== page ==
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Agenda for Future Research and Action

  • Peter RonaEmail author
  • Laszlo Zsolnai
Chapter
Part of the Virtues and Economics book series (VIEC, volume 1)

Abstract

This concluding paper summarizes the main messages from the book about the restoration of economics as a moral science. It is argued that economics, unlike the natural sciences, does not have an ontologically objective subject, because economic life, unlike matter, is the product of human intentionality. Economic phenomena are always necessarily incommensurate because they occur in historical time and space.

People make their economic decisions by employing practical knowledge (or wisdom). Practical knowledge is the human capacity for the reflective and critical evaluation of our reasons for action. It is the totality of our capacities – including feelings, tastes, experience, impulses and rational reasoning – ordered and filtered to critically evaluate sources of our lives we engage and deploy in making decisions. Accordingly, economics is a form of practical knowledge or reason.

Gift and gratuitousness are basic facts of human life. Persons, communiti es and organizations are endowed with natural, social, cultural and spiritual wealth as free gift. In their economic functioning they should acknowledge, preserve and enrich their material and non-material heritage. The adequate response to gratuitous giving is gratefulness and generosity toward those who provided the gift.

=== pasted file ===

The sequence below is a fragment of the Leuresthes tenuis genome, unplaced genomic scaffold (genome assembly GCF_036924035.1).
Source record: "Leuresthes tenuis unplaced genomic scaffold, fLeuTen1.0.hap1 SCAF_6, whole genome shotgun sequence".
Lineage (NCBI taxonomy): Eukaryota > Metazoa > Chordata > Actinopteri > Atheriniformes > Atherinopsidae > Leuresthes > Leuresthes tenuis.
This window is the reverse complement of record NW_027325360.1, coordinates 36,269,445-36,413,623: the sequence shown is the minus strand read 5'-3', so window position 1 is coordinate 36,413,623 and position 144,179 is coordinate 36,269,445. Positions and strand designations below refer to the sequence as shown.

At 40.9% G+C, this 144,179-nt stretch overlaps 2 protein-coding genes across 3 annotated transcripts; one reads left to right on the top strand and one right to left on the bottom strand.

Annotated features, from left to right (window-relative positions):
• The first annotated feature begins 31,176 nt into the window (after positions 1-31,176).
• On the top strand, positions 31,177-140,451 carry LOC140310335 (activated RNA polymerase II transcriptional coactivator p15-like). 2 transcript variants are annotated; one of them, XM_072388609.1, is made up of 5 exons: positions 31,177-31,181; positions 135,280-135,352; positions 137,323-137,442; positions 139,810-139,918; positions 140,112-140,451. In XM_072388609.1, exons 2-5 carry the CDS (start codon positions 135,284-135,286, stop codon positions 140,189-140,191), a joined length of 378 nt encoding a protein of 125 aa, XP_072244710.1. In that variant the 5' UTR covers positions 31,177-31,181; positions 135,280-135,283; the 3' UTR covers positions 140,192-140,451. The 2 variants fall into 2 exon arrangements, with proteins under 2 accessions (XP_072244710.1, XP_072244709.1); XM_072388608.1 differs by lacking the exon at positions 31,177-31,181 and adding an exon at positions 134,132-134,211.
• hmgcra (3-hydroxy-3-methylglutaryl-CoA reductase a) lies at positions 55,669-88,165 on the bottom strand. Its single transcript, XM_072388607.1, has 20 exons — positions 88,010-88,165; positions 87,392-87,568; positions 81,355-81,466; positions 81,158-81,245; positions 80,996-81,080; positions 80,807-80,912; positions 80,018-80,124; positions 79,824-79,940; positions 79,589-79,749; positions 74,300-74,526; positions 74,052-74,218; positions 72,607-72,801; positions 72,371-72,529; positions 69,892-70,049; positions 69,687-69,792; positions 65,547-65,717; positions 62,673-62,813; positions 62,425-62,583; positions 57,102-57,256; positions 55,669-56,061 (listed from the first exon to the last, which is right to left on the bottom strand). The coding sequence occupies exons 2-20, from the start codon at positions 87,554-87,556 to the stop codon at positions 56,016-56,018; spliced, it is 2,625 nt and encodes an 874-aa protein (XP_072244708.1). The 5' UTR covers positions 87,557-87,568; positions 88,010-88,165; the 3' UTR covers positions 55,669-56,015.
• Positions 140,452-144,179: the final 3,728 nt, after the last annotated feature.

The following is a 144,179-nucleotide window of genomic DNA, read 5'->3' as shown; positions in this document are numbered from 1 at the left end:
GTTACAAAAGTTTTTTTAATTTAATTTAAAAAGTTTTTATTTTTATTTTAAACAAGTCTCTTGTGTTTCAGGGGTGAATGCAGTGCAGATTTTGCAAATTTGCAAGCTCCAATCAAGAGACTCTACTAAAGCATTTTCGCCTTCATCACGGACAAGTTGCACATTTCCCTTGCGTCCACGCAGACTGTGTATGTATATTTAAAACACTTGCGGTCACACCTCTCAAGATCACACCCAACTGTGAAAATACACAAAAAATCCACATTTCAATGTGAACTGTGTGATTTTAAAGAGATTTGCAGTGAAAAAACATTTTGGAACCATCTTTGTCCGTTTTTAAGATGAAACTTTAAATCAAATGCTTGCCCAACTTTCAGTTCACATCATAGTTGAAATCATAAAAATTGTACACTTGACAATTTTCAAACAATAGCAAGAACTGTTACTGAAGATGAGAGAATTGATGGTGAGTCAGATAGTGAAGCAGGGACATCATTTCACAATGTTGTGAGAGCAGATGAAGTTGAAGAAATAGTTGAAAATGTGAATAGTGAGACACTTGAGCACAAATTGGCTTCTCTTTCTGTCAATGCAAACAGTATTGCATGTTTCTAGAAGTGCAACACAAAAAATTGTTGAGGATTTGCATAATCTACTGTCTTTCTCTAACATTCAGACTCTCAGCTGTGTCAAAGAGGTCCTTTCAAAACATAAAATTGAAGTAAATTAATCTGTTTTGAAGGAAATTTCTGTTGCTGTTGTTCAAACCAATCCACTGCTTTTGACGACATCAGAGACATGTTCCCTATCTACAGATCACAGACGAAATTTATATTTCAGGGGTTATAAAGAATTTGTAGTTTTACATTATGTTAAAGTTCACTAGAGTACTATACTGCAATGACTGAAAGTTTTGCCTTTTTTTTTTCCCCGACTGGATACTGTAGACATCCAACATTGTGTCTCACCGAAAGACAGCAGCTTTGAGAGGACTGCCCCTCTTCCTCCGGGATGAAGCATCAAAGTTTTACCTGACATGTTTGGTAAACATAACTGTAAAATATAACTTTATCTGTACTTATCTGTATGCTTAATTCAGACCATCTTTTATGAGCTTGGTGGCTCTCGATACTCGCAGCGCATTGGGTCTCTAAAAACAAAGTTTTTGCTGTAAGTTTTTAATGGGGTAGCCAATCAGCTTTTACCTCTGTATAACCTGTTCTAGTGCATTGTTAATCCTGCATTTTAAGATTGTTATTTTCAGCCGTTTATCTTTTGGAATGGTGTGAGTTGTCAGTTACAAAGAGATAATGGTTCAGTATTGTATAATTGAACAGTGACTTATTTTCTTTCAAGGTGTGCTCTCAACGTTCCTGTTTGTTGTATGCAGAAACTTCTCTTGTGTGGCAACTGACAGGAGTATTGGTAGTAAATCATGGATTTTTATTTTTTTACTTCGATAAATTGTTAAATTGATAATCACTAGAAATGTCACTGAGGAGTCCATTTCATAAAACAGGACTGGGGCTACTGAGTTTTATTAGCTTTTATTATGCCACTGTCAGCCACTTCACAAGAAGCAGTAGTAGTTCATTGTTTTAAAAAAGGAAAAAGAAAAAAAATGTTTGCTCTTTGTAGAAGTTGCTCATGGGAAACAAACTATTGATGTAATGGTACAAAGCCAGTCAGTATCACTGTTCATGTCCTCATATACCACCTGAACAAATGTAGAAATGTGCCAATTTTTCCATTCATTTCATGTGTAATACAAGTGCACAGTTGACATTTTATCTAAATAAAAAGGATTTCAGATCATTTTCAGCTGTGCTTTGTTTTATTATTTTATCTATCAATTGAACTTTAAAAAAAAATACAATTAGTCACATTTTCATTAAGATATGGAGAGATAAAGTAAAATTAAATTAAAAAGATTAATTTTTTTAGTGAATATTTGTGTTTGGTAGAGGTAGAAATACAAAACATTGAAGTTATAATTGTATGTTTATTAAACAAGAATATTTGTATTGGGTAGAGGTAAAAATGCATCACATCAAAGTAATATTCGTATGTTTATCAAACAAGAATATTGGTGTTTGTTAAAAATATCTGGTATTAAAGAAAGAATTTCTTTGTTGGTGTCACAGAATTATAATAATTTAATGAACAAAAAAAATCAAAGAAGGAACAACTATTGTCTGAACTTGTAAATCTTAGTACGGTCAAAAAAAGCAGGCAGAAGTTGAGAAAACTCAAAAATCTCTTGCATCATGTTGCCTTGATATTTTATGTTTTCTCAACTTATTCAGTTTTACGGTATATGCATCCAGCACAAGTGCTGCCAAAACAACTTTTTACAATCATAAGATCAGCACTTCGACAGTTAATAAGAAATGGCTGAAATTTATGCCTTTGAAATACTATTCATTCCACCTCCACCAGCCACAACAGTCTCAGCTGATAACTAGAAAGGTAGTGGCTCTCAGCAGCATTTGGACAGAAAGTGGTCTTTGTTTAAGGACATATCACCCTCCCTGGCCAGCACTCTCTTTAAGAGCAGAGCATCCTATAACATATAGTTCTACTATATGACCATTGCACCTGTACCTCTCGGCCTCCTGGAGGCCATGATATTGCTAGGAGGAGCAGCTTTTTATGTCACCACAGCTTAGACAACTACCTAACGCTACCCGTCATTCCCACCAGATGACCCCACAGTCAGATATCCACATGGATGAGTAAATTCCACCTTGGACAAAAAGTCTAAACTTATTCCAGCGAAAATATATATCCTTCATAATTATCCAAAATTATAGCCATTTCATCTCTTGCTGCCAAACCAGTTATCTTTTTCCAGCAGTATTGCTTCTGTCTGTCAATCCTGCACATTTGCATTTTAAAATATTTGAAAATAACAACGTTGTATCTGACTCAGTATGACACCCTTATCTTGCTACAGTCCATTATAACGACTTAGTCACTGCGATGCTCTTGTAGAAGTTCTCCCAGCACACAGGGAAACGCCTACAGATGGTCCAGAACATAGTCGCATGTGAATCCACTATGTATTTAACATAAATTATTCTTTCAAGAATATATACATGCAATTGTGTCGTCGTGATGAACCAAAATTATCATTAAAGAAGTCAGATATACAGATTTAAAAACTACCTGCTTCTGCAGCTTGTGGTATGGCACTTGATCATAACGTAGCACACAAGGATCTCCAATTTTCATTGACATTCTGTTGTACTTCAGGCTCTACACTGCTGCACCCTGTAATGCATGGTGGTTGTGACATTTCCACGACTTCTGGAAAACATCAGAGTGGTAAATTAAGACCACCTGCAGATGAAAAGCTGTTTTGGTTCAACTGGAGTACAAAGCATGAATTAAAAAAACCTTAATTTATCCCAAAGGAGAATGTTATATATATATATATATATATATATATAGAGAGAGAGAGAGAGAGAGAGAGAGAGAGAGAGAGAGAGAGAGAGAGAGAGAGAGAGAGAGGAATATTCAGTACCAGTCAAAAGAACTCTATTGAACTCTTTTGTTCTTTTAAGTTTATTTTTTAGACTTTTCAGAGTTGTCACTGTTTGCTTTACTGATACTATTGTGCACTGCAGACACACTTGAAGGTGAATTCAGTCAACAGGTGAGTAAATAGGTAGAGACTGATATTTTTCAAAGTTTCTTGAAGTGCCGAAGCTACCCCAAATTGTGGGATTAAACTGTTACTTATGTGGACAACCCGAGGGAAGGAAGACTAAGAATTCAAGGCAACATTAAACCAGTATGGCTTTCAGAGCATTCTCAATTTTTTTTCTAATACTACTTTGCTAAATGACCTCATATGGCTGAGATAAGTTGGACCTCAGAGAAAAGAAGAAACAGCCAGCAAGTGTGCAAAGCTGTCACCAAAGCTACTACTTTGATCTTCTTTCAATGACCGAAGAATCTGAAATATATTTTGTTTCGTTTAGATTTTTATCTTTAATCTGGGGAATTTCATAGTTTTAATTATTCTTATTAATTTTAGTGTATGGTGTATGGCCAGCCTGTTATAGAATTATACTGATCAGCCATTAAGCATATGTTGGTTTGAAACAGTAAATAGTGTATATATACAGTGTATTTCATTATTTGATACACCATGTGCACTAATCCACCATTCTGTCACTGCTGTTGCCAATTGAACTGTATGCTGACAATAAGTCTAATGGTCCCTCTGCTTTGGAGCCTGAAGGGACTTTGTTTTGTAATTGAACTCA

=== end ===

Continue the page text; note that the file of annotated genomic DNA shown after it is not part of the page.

Keywords

Economic Agent Business Enterprise Economic Life Moral Science Mainstream Economic 
These keywords were added by machine and not by the authors. This process is experimental and the keywords may be updated as the learning algorithm improves.

Copyright information

© Springer International Publishing AG 2017

Authors and Affiliations

  1. 1.Blackfriars HallUniversity of OxfordOxfordUK
  2. 2.Corvinus University of BudapestBudapestHungary
  3. 3.European SPES InstituteLeuvenBelgium

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